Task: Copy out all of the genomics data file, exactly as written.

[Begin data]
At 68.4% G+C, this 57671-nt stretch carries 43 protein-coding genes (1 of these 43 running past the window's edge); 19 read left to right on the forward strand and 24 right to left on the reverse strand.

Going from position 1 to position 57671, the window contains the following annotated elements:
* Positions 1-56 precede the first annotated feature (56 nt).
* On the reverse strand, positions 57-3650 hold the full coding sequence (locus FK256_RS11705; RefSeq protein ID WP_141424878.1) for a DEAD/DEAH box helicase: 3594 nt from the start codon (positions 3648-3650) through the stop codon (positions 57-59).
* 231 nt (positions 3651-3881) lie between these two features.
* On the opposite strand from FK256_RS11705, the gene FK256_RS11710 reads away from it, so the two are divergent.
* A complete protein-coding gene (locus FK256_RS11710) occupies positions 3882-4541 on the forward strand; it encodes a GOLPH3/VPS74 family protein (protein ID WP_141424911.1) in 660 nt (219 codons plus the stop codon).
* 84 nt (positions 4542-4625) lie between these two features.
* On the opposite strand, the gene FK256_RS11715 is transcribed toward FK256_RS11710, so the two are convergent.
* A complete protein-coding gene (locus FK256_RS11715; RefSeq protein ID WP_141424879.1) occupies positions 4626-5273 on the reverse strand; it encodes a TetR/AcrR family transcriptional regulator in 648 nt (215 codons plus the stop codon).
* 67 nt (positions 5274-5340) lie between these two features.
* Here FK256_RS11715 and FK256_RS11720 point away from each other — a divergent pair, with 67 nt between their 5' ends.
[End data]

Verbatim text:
At 68.4% G+C, this 57671-nt stretch carries 43 protein-coding genes (1 of these 43 running past the window's edge); 19 read left to right on the forward strand and 24 right to left on the reverse strand.

Going from position 1 to position 57671, the window contains the following annotated elements:
* Positions 1-56 precede the first annotated feature (56 nt).
* On the reverse strand, positions 57-3650 hold the full coding sequence (locus FK256_RS11705; RefSeq protein ID WP_141424878.1) for a DEAD/DEAH box helicase: 3594 nt from the start codon (positions 3648-3650) through the stop codon (positions 57-59).
* 231 nt (positions 3651-3881) lie between these two features.
* On the opposite strand from FK256_RS11705, the gene FK256_RS11710 reads away from it, so the two are divergent.
* A complete protein-coding gene (locus FK256_RS11710) occupies positions 3882-4541 on the forward strand; it encodes a GOLPH3/VPS74 family protein (protein ID WP_141424911.1) in 660 nt (219 codons plus the stop codon).
* 84 nt (positions 4542-4625) lie between these two features.
* On the opposite strand, the gene FK256_RS11715 is transcribed toward FK256_RS11710, so the two are convergent.
* A complete protein-coding gene (locus FK256_RS11715; RefSeq protein ID WP_141424879.1) occupies positions 4626-5273 on the reverse strand; it encodes a TetR/AcrR family transcriptional regulator in 648 nt (215 codons plus the stop codon).
* 67 nt (positions 5274-5340) lie between these two features.
* Here FK256_RS11715 and FK256_RS11720 point away from each other — a divergent pair, with 67 nt between their 5' ends.